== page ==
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The NFL’s Handling of Concussions Presents an Ever-Growing Concern

Written by Elizabeth Gilbert

Football Ball on the White Surface

Recently, just four days after Miami Dolphins’ Quarterback Tua Tagovailoa landed on his head in a game against the Buffalo Bills he was sacked by defensive tackle Josh Tupou of the Cincinnati Bengals and diagnosed with a concussion. An investigation by the National Football League (NFL) and the NFL Players Association revealed that although the existing protocols had been properly applied, they were insufficient.

Time and time again, this issue has been ignored or improperly addressed by the NFL, and the consequences of the organization’s lackluster response are increasingly apparent. In fact, in a 2017 study led by Boston University, 99% of deceased NFL players who donated their brains for medical research showed clear signs of a neurodegenerative disease associated with repetitive head trauma known as chronic traumatic encephalopathy (CTE). This issue exists on the collegiate level as well, as the researchers also determined that 48 of 53 brains of former college football players showed signs of CTE.

What is a Concussion?

The CDC explains that a concussion is a type of traumatic brain injury caused by a bump, blow, or jolt to the head or by a hit to the body that causes the head and brain to move rapidly back and forth. When this sudden movement occurs, it can cause the brain to bounce around or twist in the skull.  This creates chemical changes in the brain and sometimes stretches and damages brain cells. Signs and symptoms of a concussion include failing to recall events prior to or after a hit or fall, appearing dazed or stunned, losing consciousness, showing mood, behavior, or personality changes, headache, nausea or vomiting, balance problems or dizziness, noise and light sensitivity, and confusion or memory problems.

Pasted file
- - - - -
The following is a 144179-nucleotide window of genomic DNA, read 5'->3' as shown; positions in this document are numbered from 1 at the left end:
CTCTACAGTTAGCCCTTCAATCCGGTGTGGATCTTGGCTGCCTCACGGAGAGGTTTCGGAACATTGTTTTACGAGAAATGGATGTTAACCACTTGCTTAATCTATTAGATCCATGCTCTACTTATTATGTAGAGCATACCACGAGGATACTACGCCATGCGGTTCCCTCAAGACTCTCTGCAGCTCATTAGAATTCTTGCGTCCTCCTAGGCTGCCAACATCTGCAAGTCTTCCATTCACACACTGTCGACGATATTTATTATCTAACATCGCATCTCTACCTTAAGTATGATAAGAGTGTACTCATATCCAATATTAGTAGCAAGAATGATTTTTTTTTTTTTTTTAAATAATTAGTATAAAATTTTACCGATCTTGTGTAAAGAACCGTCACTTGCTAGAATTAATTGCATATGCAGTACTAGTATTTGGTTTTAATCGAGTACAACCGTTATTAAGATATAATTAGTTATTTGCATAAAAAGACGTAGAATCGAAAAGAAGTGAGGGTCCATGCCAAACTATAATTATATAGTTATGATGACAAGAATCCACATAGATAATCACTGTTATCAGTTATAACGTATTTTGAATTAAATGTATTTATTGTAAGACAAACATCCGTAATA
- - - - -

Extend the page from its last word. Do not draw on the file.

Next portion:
How Does Repeated Head Trauma Cause CTE?

According to the Mayo Clinic, CTE is a rare disorder that is not yet well understood and experts are still attempting to learn how repeated head traumas and other factors might contribute to the changes in the brain that result in CTE.[5]  The symptoms of CTE are thought to develop years to decades after the head trauma occurs.

Signs and symptoms of CTE are believed to include:

  • Cognitive impairment such as difficulty thinking, memory loss, and problems with planning;
  • Behavioral changes such as impulsive behavior and aggression;
  • Mood disorders such as depression or apathy, emotional instability, substance misuse, and suicidal thoughts or behavior; and
  • Motor symptoms such as Parkinsonism and motor neuron disease.

What Can Be Done To Prevent CTE?

Although there is no treatment for CTE, it may be prevented by avoiding recurrent concussions.  The Mayo Clinic explains that individuals who have had one concussion are more likely to have another and the current recommendation to prevent CTE is to reduce mild traumatic brain injuries and prevent additional injury after a concussion.

What Can You Do if You or Your Loved One Experience the Signs and Symptoms of CTE?

If you or a loved one played collegiate or professional football and are experiencing the signs and symptoms of CTE, you should reach out to an attorney right away.  Contact the experienced attorneys at Berkowitz and Hanna, LLC if you have any questions about your legal rights regarding this concern.  To schedule a free, no-obligation consultation, call or contact us online today.